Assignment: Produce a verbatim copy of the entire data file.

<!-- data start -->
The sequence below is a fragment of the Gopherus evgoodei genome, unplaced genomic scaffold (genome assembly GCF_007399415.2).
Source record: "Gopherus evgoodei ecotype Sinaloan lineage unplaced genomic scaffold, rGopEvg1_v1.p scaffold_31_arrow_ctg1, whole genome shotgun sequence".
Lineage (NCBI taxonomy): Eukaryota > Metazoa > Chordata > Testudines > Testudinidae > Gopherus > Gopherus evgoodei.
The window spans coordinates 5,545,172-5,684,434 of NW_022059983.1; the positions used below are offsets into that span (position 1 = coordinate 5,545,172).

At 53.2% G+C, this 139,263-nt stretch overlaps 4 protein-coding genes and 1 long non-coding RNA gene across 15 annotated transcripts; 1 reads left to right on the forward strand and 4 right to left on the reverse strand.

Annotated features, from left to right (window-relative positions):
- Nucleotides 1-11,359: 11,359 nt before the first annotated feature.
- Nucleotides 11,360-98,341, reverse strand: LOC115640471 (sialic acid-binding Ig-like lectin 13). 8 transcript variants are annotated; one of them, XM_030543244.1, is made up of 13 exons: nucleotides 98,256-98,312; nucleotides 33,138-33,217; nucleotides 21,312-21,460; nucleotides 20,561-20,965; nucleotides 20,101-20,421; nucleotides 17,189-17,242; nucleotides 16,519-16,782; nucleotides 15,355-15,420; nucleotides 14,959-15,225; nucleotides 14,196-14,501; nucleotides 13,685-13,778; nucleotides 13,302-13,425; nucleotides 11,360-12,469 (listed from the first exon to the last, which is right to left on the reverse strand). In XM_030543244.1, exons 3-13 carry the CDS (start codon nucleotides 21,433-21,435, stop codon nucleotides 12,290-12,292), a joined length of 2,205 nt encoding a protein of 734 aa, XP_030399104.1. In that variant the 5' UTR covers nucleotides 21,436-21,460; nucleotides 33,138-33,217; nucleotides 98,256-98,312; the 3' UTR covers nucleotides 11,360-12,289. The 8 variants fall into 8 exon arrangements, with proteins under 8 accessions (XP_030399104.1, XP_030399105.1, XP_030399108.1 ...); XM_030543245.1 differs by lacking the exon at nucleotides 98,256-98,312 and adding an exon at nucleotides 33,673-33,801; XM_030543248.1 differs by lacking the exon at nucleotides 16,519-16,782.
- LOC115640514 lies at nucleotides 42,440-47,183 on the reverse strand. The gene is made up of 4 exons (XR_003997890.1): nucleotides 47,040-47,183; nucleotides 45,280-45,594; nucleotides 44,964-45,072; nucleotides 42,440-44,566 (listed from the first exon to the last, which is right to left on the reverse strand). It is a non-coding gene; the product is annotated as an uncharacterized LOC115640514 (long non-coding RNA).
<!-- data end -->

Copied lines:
The sequence below is a fragment of the Gopherus evgoodei genome, unplaced genomic scaffold (genome assembly GCF_007399415.2).
Source record: "Gopherus evgoodei ecotype Sinaloan lineage unplaced genomic scaffold, rGopEvg1_v1.p scaffold_31_arrow_ctg1, whole genome shotgun sequence".
Lineage (NCBI taxonomy): Eukaryota > Metazoa > Chordata > Testudines > Testudinidae > Gopherus > Gopherus evgoodei.
The window spans coordinates 5,545,172-5,684,434 of NW_022059983.1; the positions used below are offsets into that span (position 1 = coordinate 5,545,172).

At 53.2% G+C, this 139,263-nt stretch overlaps 4 protein-coding genes and 1 long non-coding RNA gene across 15 annotated transcripts; 1 reads left to right on the forward strand and 4 right to left on the reverse strand.

Annotated features, from left to right (window-relative positions):
- Nucleotides 1-11,359: 11,359 nt before the first annotated feature.
- Nucleotides 11,360-98,341, reverse strand: LOC115640471 (sialic acid-binding Ig-like lectin 13). 8 transcript variants are annotated; one of them, XM_030543244.1, is made up of 13 exons: nucleotides 98,256-98,312; nucleotides 33,138-33,217; nucleotides 21,312-21,460; nucleotides 20,561-20,965; nucleotides 20,101-20,421; nucleotides 17,189-17,242; nucleotides 16,519-16,782; nucleotides 15,355-15,420; nucleotides 14,959-15,225; nucleotides 14,196-14,501; nucleotides 13,685-13,778; nucleotides 13,302-13,425; nucleotides 11,360-12,469 (listed from the first exon to the last, which is right to left on the reverse strand). In XM_030543244.1, exons 3-13 carry the CDS (start codon nucleotides 21,433-21,435, stop codon nucleotides 12,290-12,292), a joined length of 2,205 nt encoding a protein of 734 aa, XP_030399104.1. In that variant the 5' UTR covers nucleotides 21,436-21,460; nucleotides 33,138-33,217; nucleotides 98,256-98,312; the 3' UTR covers nucleotides 11,360-12,289. The 8 variants fall into 8 exon arrangements, with proteins under 8 accessions (XP_030399104.1, XP_030399105.1, XP_030399108.1 ...); XM_030543245.1 differs by lacking the exon at nucleotides 98,256-98,312 and adding an exon at nucleotides 33,673-33,801; XM_030543248.1 differs by lacking the exon at nucleotides 16,519-16,782.
- LOC115640514 lies at nucleotides 42,440-47,183 on the reverse strand. The gene is made up of 4 exons (XR_003997890.1): nucleotides 47,040-47,183; nucleotides 45,280-45,594; nucleotides 44,964-45,072; nucleotides 42,440-44,566 (listed from the first exon to the last, which is right to left on the reverse strand). It is a non-coding gene; the product is annotated as an uncharacterized LOC115640514 (long non-coding RNA).